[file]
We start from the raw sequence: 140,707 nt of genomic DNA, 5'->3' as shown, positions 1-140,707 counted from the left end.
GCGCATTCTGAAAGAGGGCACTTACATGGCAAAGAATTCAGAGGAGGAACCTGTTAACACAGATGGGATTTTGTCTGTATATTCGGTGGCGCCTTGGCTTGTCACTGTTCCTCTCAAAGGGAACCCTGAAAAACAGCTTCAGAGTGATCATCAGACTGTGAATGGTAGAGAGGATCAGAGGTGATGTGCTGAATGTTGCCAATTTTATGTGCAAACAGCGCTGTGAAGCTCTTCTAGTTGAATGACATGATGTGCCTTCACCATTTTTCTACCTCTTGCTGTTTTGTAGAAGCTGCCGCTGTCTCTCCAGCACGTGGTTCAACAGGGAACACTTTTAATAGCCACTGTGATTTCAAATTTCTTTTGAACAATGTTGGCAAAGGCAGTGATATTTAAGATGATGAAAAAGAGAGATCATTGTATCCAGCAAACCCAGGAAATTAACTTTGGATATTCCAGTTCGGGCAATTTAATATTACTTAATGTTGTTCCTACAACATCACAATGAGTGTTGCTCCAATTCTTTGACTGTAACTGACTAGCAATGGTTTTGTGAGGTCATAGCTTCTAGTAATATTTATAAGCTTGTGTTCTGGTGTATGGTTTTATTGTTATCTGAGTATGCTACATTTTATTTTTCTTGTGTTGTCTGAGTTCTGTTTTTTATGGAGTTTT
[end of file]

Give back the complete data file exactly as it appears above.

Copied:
We start from the raw sequence: 140,707 nt of genomic DNA, 5'->3' as shown, positions 1-140,707 counted from the left end.
GCGCATTCTGAAAGAGGGCACTTACATGGCAAAGAATTCAGAGGAGGAACCTGTTAACACAGATGGGATTTTGTCTGTATATTCGGTGGCGCCTTGGCTTGTCACTGTTCCTCTCAAAGGGAACCCTGAAAAACAGCTTCAGAGTGATCATCAGACTGTGAATGGTAGAGAGGATCAGAGGTGATGTGCTGAATGTTGCCAATTTTATGTGCAAACAGCGCTGTGAAGCTCTTCTAGTTGAATGACATGATGTGCCTTCACCATTTTTCTACCTCTTGCTGTTTTGTAGAAGCTGCCGCTGTCTCTCCAGCACGTGGTTCAACAGGGAACACTTTTAATAGCCACTGTGATTTCAAATTTCTTTTGAACAATGTTGGCAAAGGCAGTGATATTTAAGATGATGAAAAAGAGAGATCATTGTATCCAGCAAACCCAGGAAATTAACTTTGGATATTCCAGTTCGGGCAATTTAATATTACTTAATGTTGTTCCTACAACATCACAATGAGTGTTGCTCCAATTCTTTGACTGTAACTGACTAGCAATGGTTTTGTGAGGTCATAGCTTCTAGTAATATTTATAAGCTTGTGTTCTGGTGTATGGTTTTATTGTTATCTGAGTATGCTACATTTTATTTTTCTTGTGTTGTCTGAGTTCTGTTTTTTATGGAGTTTT